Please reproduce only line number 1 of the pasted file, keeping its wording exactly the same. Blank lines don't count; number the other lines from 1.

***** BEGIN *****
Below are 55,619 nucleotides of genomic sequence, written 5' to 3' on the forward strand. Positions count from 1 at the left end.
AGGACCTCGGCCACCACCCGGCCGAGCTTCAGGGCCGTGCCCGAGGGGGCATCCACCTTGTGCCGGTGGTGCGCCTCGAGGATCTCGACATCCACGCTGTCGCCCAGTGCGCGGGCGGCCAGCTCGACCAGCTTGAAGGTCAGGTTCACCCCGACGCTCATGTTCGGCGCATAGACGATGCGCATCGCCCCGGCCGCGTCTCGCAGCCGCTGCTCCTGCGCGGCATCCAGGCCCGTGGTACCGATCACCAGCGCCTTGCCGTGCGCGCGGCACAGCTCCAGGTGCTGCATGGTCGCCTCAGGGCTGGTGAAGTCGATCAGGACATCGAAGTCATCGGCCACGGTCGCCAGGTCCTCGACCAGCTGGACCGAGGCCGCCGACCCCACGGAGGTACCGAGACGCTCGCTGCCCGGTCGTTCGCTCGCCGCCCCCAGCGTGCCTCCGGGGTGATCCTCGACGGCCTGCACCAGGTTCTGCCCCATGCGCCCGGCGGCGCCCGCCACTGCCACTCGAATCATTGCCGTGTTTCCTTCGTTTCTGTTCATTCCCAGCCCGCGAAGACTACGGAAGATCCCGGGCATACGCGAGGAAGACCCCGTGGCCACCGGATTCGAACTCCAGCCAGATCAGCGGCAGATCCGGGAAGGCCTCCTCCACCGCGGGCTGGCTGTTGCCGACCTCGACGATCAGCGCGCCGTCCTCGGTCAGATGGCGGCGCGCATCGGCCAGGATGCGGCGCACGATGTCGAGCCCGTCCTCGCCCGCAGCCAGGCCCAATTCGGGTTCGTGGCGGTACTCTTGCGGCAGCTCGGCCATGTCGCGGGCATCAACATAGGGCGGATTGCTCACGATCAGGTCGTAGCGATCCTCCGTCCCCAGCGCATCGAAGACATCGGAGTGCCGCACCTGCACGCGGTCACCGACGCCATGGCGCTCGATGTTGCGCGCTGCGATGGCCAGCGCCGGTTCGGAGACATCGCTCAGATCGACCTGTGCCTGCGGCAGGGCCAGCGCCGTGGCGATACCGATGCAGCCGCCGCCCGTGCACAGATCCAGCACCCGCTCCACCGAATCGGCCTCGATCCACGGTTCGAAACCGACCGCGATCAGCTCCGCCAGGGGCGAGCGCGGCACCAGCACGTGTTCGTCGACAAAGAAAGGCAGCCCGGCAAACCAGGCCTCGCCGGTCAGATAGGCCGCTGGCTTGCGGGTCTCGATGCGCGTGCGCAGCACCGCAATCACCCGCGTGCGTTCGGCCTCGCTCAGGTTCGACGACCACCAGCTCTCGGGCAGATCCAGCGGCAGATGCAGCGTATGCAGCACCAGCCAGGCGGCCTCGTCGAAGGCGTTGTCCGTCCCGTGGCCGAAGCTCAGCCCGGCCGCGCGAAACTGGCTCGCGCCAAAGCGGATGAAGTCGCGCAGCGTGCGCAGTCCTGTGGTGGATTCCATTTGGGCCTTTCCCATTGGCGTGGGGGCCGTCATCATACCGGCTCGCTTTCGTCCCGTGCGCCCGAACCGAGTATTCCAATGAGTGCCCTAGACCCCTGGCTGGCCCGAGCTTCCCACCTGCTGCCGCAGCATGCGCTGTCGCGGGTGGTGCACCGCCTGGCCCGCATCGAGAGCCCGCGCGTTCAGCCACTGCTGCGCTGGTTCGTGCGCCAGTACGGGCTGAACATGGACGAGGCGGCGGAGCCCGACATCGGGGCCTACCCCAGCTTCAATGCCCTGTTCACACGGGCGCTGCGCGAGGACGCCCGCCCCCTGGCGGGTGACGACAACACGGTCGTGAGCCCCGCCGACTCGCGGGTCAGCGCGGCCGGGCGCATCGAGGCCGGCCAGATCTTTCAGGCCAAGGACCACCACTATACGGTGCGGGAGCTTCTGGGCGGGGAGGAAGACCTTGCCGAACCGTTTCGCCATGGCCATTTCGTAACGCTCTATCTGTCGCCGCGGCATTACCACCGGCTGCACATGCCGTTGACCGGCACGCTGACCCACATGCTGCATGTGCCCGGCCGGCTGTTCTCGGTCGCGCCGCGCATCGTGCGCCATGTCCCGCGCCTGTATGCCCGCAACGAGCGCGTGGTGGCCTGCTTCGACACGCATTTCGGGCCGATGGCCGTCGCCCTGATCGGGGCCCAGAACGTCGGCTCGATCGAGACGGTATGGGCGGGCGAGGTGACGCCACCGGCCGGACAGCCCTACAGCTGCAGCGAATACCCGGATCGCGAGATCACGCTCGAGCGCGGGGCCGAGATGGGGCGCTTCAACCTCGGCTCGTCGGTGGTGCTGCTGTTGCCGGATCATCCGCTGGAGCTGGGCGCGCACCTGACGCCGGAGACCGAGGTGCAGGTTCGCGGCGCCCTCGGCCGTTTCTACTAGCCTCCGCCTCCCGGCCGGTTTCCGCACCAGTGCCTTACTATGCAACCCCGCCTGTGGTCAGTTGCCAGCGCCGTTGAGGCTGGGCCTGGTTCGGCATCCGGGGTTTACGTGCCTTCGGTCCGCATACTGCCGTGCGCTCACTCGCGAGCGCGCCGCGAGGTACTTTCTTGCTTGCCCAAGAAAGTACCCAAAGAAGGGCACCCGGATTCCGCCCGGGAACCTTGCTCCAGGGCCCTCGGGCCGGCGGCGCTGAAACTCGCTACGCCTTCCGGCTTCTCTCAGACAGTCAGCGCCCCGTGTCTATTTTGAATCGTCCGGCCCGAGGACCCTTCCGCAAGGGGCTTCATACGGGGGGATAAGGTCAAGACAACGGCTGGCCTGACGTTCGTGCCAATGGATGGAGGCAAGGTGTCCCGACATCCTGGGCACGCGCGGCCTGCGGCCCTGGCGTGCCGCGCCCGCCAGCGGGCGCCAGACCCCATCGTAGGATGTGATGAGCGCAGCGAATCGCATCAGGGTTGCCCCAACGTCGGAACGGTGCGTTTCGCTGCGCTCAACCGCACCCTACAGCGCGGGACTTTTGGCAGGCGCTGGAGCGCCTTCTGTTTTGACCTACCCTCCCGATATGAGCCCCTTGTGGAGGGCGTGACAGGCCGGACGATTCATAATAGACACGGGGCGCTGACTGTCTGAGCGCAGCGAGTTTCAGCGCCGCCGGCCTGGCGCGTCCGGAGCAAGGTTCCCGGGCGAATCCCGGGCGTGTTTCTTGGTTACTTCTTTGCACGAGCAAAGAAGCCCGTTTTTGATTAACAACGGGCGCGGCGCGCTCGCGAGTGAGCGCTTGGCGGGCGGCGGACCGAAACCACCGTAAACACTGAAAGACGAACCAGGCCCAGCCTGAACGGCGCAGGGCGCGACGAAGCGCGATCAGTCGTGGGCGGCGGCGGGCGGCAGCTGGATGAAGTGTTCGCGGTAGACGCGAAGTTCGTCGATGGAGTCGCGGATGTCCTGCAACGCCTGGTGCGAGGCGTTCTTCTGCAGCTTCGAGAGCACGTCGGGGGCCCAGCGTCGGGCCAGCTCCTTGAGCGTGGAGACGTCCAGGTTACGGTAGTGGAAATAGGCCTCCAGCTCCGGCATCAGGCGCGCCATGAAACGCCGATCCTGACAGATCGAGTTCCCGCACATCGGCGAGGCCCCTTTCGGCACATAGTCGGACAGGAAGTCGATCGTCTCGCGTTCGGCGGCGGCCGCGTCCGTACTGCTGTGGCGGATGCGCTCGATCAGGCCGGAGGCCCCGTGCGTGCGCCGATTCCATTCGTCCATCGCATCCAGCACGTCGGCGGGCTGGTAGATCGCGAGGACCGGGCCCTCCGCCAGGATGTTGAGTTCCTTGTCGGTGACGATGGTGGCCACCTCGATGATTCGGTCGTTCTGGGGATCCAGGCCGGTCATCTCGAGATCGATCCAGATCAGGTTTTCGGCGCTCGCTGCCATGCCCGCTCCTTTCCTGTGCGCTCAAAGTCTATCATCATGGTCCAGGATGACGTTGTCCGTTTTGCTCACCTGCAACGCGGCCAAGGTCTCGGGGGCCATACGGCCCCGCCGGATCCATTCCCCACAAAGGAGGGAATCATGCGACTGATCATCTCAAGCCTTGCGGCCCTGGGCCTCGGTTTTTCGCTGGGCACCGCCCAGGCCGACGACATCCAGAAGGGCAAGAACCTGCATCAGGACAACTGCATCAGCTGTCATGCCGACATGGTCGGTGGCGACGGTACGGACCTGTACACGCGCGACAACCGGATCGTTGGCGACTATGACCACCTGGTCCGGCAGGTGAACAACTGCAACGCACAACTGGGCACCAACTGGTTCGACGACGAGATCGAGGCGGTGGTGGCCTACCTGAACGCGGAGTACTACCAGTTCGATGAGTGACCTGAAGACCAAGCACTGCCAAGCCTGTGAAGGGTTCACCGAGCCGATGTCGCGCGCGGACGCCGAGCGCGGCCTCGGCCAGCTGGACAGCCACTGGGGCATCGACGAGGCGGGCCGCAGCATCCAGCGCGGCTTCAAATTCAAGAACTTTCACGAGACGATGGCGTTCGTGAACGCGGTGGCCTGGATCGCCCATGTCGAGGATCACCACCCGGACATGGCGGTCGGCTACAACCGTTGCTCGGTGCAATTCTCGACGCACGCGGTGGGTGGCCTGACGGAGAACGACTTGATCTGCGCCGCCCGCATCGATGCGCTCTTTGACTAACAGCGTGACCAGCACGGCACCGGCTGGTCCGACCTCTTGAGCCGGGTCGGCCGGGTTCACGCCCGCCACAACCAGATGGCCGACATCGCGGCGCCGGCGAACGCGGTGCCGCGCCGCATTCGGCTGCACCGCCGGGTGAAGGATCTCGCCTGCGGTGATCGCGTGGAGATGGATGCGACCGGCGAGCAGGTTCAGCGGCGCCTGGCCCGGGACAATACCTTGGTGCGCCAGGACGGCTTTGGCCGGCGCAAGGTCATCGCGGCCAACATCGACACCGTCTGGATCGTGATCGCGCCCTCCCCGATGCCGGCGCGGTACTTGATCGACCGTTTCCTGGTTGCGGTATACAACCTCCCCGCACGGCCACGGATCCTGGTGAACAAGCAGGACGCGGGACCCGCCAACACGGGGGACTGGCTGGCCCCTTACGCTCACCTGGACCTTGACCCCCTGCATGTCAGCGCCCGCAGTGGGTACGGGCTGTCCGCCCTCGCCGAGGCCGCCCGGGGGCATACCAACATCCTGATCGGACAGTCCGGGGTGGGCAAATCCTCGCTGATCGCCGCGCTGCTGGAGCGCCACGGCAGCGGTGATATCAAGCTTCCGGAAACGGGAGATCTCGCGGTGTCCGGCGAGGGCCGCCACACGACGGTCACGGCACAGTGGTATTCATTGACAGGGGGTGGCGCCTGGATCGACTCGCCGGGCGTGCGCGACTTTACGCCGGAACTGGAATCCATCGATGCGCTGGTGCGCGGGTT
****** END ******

Below are 55,619 nucleotides of genomic sequence, written 5' to 3' on the forward strand. Positions count from 1 at the left end.